© Michelle Chan
In a world that consists not only of black and white, but of all shades of color, the perception and interpretation of things depends on numerous aspects. Just as how beauty is in the eye of the beholder, so is the concept of “time.”
In his novel, Alan Lightman portrays time from a vast variety of angles and lightings. Amongst many things, time can be circular, mechanical, absolute, frozen, uneven, a quality, discontinuous, or perhaps even nonexistent. By describing time through a number of compressed stories, Lightman gives the reader an idea of how time, in relation to one’s life, may be viewed differently depending on the individual. While different life lessons are tucked away in each story, the importance of truly being able to live in the present is reiterated at various points in the novel. Lightman’s descriptions of time implicitly, and sometimes explicitly, apply to the life cycles of individuals and families.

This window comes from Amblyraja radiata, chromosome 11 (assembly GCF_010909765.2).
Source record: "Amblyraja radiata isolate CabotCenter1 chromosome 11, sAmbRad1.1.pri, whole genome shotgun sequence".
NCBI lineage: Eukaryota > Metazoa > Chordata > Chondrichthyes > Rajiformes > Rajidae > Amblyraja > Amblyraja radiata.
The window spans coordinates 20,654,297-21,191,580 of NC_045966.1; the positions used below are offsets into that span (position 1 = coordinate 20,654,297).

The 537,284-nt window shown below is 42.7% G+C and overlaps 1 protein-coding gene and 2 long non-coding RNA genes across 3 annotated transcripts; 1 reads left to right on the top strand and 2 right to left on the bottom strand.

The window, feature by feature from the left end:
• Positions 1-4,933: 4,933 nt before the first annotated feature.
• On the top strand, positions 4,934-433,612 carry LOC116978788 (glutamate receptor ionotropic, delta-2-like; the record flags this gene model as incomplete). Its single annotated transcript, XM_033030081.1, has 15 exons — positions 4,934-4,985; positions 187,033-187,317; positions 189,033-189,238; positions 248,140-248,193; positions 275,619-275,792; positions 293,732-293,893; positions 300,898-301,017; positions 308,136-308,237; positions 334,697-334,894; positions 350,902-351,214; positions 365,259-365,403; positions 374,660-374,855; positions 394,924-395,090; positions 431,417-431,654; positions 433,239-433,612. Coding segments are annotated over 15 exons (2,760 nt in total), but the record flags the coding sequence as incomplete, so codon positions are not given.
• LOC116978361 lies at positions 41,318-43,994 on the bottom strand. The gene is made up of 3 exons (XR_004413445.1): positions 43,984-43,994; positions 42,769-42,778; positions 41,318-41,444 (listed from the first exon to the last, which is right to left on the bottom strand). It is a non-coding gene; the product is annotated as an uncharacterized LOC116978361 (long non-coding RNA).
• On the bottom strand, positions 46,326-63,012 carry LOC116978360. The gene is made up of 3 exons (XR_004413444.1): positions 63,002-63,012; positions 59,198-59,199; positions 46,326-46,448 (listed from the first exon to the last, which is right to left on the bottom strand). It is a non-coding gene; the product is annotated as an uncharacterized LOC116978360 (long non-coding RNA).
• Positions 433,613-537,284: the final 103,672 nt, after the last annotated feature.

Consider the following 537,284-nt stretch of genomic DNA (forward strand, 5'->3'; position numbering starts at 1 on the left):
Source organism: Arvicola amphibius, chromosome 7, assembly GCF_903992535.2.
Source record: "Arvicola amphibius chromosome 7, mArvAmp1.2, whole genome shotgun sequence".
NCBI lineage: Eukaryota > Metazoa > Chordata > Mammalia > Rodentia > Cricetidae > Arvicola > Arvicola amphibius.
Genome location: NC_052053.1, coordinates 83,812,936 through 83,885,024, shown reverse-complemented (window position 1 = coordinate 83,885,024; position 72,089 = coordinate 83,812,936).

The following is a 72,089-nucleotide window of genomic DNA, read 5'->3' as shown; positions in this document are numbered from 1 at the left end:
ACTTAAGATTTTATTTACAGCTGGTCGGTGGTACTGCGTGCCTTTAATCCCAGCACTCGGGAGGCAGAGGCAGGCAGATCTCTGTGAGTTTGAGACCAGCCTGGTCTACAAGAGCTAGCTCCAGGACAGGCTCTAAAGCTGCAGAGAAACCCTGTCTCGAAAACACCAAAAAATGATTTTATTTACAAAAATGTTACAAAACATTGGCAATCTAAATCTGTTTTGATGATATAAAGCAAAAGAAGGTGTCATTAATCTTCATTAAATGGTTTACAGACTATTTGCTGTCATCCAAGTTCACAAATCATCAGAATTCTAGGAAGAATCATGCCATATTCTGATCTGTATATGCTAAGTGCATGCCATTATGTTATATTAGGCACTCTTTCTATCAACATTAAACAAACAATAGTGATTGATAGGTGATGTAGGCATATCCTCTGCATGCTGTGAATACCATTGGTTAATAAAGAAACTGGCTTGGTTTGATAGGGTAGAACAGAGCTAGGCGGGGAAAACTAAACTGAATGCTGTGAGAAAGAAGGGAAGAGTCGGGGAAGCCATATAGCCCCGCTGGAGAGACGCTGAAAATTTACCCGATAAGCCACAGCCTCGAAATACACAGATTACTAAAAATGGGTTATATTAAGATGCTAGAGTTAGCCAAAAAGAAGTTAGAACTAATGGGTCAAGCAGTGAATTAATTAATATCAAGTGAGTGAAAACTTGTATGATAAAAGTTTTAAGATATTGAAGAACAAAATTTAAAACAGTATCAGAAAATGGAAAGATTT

Lightman discussed time in such a manner that not only valuable life lessons could be learned, but where lessons regarding individual and family life cycles could be derived. Lightman’s novel was engaging, thought-provoking, eye-opening, and nothing short of amazing.